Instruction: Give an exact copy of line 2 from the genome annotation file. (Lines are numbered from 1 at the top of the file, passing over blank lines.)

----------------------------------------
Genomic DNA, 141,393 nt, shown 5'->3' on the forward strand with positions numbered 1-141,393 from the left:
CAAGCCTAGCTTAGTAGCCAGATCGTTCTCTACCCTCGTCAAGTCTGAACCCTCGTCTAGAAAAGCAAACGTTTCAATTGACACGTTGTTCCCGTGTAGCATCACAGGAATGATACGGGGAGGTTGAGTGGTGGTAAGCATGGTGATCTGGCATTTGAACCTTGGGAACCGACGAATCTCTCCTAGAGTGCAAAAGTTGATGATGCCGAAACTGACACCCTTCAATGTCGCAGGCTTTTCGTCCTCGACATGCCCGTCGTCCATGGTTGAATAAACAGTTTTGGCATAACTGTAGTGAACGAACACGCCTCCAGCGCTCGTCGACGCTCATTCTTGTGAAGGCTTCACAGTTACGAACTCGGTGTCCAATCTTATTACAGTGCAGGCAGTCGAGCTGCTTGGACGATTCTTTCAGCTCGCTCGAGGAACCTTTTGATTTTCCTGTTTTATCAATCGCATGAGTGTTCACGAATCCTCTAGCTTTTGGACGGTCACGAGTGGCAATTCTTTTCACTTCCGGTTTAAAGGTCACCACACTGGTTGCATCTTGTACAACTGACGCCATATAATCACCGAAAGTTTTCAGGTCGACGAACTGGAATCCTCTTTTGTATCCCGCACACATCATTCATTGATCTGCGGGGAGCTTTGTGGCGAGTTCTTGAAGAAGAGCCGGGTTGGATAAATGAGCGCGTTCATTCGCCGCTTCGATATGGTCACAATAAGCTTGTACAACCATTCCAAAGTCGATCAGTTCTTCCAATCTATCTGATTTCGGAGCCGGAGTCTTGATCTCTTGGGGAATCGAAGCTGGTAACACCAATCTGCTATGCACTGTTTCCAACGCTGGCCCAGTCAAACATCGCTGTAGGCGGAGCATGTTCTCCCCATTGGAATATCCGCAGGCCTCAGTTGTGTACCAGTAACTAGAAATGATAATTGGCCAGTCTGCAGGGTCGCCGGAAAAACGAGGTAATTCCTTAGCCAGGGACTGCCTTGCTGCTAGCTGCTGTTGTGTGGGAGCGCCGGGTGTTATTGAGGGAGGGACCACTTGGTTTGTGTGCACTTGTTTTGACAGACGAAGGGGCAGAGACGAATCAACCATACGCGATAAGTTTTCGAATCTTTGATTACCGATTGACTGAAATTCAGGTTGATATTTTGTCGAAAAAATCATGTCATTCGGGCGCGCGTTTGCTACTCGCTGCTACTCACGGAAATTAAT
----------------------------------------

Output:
CAAGCCTAGCTTAGTAGCCAGATCGTTCTCTACCCTCGTCAAGTCTGAACCCTCGTCTAGAAAAGCAAACGTTTCAATTGACACGTTGTTCCCGTGTAGCATCACAGGAATGATACGGGGAGGTTGAGTGGTGGTAAGCATGGTGATCTGGCATTTGAACCTTGGGAACCGACGAATCTCTCCTAGAGTGCAAAAGTTGATGATGCCGAAACTGACACCCTTCAATGTCGCAGGCTTTTCGTCCTCGACATGCCCGTCGTCCATGGTTGAATAAACAGTTTTGGCATAACTGTAGTGAACGAACACGCCTCCAGCGCTCGTCGACGCTCATTCTTGTGAAGGCTTCACAGTTACGAACTCGGTGTCCAATCTTATTACAGTGCAGGCAGTCGAGCTGCTTGGACGATTCTTTCAGCTCGCTCGAGGAACCTTTTGATTTTCCTGTTTTATCAATCGCATGAGTGTTCACGAATCCTCTAGCTTTTGGACGGTCACGAGTGGCAATTCTTTTCACTTCCGGTTTAAAGGTCACCACACTGGTTGCATCTTGTACAACTGACGCCATATAATCACCGAAAGTTTTCAGGTCGACGAACTGGAATCCTCTTTTGTATCCCGCACACATCATTCATTGATCTGCGGGGAGCTTTGTGGCGAGTTCTTGAAGAAGAGCCGGGTTGGATAAATGAGCGCGTTCATTCGCCGCTTCGATATGGTCACAATAAGCTTGTACAACCATTCCAAAGTCGATCAGTTCTTCCAATCTATCTGATTTCGGAGCCGGAGTCTTGATCTCTTGGGGAATCGAAGCTGGTAACACCAATCTGCTATGCACTGTTTCCAACGCTGGCCCAGTCAAACATCGCTGTAGGCGGAGCATGTTCTCCCCATTGGAATATCCGCAGGCCTCAGTTGTGTACCAGTAACTAGAAATGATAATTGGCCAGTCTGCAGGGTCGCCGGAAAAACGAGGTAATTCCTTAGCCAGGGACTGCCTTGCTGCTAGCTGCTGTTGTGTGGGAGCGCCGGGTGTTATTGAGGGAGGGACCACTTGGTTTGTGTGCACTTGTTTTGACAGACGAAGGGGCAGAGACGAATCAACCATACGCGATAAGTTTTCGAATCTTTGATTACCGATTGACTGAAATTCAGGTTGATATTTTGTCGAAAAAATCATGTCATTCGGGCGCGCGTTTGCTACTCGCTGCTACTCACGGAAATTAAT